Say No to Redundant Checks

I had a long argument with a friend about some check that I don’t do in diStorm. He only said that apparently I don’t do that check (if statement to test some value.) But if it was not important enough he wouldn’t have said that in the first place, right? :) And I told him that he is right – I don’t, because it is absolutely not necessary. Soon I will let you judge yourself. Eventually we got nothing with that argument, probably both sides are mad (at least I was pissed off) and the code left the same.

Now let me show you an example where I will ask you if you do an (extra?) test of the result or not. Since I’m a Win32 guy, here we go:

char buf[256];
int length = GetWindowText(HWND, buf, 256);
if (length == 0) return ; // No string for some reason, though I don’t care why.

memcpy(DST, buf, length+1); // Include null termination char.
Well, that’s a useless code, but still good enough for the sake of conversation. So I get the caption of some window and copy it into another destination buffer. Did you notice that I did not check the length before copying to DST?! (And yes, DST is the same size as buf). Oh no!! Am I doomed now? Of course not, it is guaranteed that the length will be less than 256 for sure. Because otherwise the API is broken. Now we can start another flaming about who’s fault it is, but spare me this, please. So if the API is broken, it will be probably a bug, and will break other applications which use it. But that’s not the point. Say the API is fine, why don’t I check the length before I memcpy? Am I doing anything wrong? I will say it shortly: NO. My code is just fine (as long as DST size is at least buf’s size, of course). So his accusations were that I should be a code-monkey-freak and consistent. And then he said something like “And what if in the future the API changes?”, Well, bammer, all other API’s users are now broken as well. If it was for that question, I would have to pad all my code with extra unnecessary IF’s. No thanks. Besides if I won’t trust my API’s what should I trust? They are the basis for every appliaction.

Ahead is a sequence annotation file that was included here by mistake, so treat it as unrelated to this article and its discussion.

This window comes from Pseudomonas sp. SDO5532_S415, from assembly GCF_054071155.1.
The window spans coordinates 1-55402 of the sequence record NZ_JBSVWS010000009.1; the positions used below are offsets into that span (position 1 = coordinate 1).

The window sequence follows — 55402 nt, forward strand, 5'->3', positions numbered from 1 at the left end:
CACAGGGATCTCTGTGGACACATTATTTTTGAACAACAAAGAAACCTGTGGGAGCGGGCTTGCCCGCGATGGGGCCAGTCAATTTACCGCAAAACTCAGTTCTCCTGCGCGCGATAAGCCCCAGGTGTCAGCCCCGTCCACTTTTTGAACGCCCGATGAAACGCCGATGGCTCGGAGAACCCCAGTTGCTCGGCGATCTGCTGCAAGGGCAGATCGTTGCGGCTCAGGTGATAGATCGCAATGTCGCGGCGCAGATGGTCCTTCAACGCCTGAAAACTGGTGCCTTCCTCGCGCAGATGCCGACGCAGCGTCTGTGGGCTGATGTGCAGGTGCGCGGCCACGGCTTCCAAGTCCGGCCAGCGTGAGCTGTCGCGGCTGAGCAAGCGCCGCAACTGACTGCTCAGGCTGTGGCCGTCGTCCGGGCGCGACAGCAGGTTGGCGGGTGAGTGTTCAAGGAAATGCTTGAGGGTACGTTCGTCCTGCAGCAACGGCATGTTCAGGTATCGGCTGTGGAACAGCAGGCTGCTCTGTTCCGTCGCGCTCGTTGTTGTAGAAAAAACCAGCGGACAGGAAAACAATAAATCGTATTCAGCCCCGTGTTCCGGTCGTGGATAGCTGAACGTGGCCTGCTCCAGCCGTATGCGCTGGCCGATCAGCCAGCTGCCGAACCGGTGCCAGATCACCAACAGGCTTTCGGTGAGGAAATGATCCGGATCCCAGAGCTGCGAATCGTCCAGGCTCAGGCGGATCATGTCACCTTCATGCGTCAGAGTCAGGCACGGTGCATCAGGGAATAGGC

Now in diStorm the case is the almost the same, there is some internal function that you call with lots of parameters, one of them is an output param that receives the size which was written to some buffer you supply as well as a maximum size of that buffer. So I examine the return code and see whether I can use the data in the buffer or not, and then I know that the size of written entries in my buffer cannot exceed the maximum size I supplied. So why the heck should I check that writtenEntriesCount < MaximumEntries? Tell me, please!

The only rational I can see is to make an assertion (and only in debug mode) that everything is correct. But that’s not a must, and not doing that won’t even let you the possibility to say that I am a bad coder. The thing is, that both the internal function and its caller were written by me, and both are internal only (not exported in any way) so as long as one of them (probably the called) guarantees that the written entries don’t exceed the maximum size. Everyone are is happy. If it wasn’t the case, I should have had a crash (buffer overflow, access violation), just something nasty, that will hint of the buggy function. Now we can get into the philosophical issue of whether the callee or caller should make that test, or both. But for me, as I see it, it’s better be put inside the called function since it must work well for the interface it supplies. And I always think ahead and ask myself “…and what if someone will call that function and forgets(/doesn’t know -) to add the extra check?”

Don’t get me wrong assertions are really useful devices, I really suggest you use them. It just happened that diStorm doesn’t have them. Maybe I should add them. And yet, it’s not a must.

Leave a Reply